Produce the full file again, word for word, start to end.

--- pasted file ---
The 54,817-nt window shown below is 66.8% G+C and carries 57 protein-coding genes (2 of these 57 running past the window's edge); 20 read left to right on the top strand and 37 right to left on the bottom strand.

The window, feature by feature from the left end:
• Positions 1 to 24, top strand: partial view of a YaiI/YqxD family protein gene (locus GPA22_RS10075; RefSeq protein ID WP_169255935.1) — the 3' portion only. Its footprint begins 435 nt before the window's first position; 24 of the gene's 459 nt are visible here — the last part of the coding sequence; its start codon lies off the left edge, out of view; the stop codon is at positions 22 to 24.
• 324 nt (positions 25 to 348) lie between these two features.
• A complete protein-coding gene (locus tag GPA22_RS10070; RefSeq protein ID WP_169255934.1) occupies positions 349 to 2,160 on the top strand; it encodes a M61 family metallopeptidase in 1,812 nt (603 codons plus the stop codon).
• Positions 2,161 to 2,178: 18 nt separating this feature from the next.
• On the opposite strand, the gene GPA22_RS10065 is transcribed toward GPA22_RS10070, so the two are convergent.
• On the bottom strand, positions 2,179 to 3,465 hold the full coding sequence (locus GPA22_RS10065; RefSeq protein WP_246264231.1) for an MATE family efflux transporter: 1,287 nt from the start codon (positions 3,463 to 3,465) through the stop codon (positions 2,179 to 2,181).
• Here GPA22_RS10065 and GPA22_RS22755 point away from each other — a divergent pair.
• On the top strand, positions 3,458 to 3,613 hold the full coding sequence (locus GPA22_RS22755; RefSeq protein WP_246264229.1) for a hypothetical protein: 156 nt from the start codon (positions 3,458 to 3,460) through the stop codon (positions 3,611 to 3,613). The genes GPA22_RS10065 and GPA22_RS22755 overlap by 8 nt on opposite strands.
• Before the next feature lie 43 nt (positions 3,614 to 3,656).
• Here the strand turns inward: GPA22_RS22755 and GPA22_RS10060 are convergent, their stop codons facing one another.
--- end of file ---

The 54,817-nt window shown below is 66.8% G+C and carries 57 protein-coding genes (2 of these 57 running past the window's edge); 20 read left to right on the top strand and 37 right to left on the bottom strand.

The window, feature by feature from the left end:
• Positions 1 to 24, top strand: partial view of a YaiI/YqxD family protein gene (locus GPA22_RS10075; RefSeq protein ID WP_169255935.1) — the 3' portion only. Its footprint begins 435 nt before the window's first position; 24 of the gene's 459 nt are visible here — the last part of the coding sequence; its start codon lies off the left edge, out of view; the stop codon is at positions 22 to 24.
• 324 nt (positions 25 to 348) lie between these two features.
• A complete protein-coding gene (locus tag GPA22_RS10070; RefSeq protein ID WP_169255934.1) occupies positions 349 to 2,160 on the top strand; it encodes a M61 family metallopeptidase in 1,812 nt (603 codons plus the stop codon).
• Positions 2,161 to 2,178: 18 nt separating this feature from the next.
• On the opposite strand, the gene GPA22_RS10065 is transcribed toward GPA22_RS10070, so the two are convergent.
• On the bottom strand, positions 2,179 to 3,465 hold the full coding sequence (locus GPA22_RS10065; RefSeq protein WP_246264231.1) for an MATE family efflux transporter: 1,287 nt from the start codon (positions 3,463 to 3,465) through the stop codon (positions 2,179 to 2,181).
• Here GPA22_RS10065 and GPA22_RS22755 point away from each other — a divergent pair.
• On the top strand, positions 3,458 to 3,613 hold the full coding sequence (locus GPA22_RS22755; RefSeq protein WP_246264229.1) for a hypothetical protein: 156 nt from the start codon (positions 3,458 to 3,460) through the stop codon (positions 3,611 to 3,613). The genes GPA22_RS10065 and GPA22_RS22755 overlap by 8 nt on opposite strands.
• Before the next feature lie 43 nt (positions 3,614 to 3,656).
• Here the strand turns inward: GPA22_RS22755 and GPA22_RS10060 are convergent, their stop codons facing one another.